http://nfpa.typepad.com/.a/6a00d8351b9f3453ef017742d38d45970d-piA recent article on the Community Radio for Northern Colorado website (KUNC) had some thought-provoking comments on the lack of a state-wide policy to deal with development trends in Colorado. The panel of experts that were interviewed for this article all made some very interesting comments and observations. An economist – Ray Rasker from Headwaters Economics -- made two interesting assertions: (1) "Everybody seems to have drunk the Kool-Aid on Firewise" and (2) "Keep building in dangerous places, just have a metal roof."
In the first instance, I wish "everybody" was paying more attention to what the Firewise Communities/USA® recognition program has to offer. It was designed to address the already-existing problem of communities at risk to wildfire more than a decade ago. According to the Federal Registry, there are 77,000 communities (home to ~46 million people) that are considered communities at risk in the wildland-urban interface. Unfortunately, although Firewise/Communities USA is a very successful community action program, only 760 communities out of the 77,000 are recognized sites. Since the program’s inception in 2001, more than 1.2 million people have been reached through this grassroots community action effort.
With regards to the second assertion, it is obvious that Mr. Rasker does not have a clear understanding about the Firewise Communities/USA message. This successful outreach program is specifically designed to address the societal problem discussed in the KUNC article. Its scope is much more than simply adding a metal roof to one’s house. It is a social model that not only educates homeowners and neighborhoods about their wildfire risk, but more importantly provides a method for how they can take action to mitigate this risk. It is based on the same fire science that informs wildfire safety codes and standards.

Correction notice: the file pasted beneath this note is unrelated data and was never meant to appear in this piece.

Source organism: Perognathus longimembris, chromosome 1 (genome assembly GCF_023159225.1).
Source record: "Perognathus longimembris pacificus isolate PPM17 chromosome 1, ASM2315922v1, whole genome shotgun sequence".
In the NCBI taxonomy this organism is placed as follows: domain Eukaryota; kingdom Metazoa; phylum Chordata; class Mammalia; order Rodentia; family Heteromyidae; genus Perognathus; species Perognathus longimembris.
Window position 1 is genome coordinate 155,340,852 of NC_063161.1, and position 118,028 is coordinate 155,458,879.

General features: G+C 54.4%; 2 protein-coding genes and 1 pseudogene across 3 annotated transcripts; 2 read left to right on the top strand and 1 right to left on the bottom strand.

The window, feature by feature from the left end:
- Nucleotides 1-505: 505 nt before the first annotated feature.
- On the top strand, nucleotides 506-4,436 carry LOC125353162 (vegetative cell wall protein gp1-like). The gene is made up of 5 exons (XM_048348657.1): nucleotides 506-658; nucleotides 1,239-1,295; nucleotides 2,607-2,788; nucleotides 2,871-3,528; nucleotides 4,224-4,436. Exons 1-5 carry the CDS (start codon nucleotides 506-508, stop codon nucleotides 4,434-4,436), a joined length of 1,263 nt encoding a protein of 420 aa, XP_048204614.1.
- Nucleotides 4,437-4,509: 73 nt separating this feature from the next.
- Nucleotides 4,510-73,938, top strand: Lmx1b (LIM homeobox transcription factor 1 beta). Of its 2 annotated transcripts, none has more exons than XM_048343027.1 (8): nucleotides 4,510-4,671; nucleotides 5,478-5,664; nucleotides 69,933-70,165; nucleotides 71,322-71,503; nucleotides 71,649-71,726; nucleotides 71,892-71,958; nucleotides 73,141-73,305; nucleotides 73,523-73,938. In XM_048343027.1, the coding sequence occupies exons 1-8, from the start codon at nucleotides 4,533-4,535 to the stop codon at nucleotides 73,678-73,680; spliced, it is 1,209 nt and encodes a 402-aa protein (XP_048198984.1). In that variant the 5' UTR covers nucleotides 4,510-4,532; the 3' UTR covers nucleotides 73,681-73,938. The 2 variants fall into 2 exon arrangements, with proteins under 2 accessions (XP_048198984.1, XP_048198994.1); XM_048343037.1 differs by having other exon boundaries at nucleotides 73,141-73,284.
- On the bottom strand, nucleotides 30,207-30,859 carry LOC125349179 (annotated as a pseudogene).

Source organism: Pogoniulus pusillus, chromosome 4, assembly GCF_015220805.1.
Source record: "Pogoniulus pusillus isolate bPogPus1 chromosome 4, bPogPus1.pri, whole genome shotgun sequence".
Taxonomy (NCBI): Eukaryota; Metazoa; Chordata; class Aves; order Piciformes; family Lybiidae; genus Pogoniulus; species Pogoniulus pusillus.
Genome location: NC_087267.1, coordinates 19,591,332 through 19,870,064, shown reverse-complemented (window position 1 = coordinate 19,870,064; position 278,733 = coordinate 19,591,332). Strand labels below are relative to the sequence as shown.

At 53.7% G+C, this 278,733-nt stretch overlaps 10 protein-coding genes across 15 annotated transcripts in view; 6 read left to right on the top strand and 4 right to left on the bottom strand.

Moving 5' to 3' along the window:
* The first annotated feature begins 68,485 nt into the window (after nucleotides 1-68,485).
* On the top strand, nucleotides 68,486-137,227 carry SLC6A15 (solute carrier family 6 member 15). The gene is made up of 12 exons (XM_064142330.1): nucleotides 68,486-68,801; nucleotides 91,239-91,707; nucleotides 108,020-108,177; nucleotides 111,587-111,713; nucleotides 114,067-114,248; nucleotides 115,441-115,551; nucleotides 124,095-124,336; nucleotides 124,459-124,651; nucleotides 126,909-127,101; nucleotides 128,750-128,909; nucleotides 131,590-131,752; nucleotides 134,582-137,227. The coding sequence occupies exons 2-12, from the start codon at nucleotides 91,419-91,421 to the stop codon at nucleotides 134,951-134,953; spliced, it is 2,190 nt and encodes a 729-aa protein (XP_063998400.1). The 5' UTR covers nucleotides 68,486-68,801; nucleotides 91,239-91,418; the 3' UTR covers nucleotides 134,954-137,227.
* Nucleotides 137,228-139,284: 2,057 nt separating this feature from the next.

The Firewise Communities/USA recognition program is purely voluntary and uses the power of community to drive the wildfire risk reduction process, thereby minimizing the cost or burden on the taxpayer. The program is all about community action. Contrary to Mr. Rasker’s assertion, Firewise Communities/USA is not an incentive program for developers to keep on building in the ‘red-zone’ or high wildfire risk areas. The decision to develop in ‘red-zone’ areas is a political one -- not a Firewise one.
Firewise principles include:
- When it comes to wildfire risk, it is not a geographical location, but a set of conditions that determine the home’s ignition potential in any community.
- Homeowners can and must take primary responsibility for wildfire safety action around the home.
- A home’s ignition risk is determined by its immediate surroundings or its “home ignition zone” and the home’s construction materials.
- We all have a role to play in protecting ourselves and others.
For further information on how local and state agencies can address wildfire risk, please visit the Fire Adapted Communities website. For further information on current research related to the regulatory component of this problem, please read this research paper that was produced by the Fire Protection Research Foundation.
Map image from ESRI Map Book - Colorado State Forest Service map and data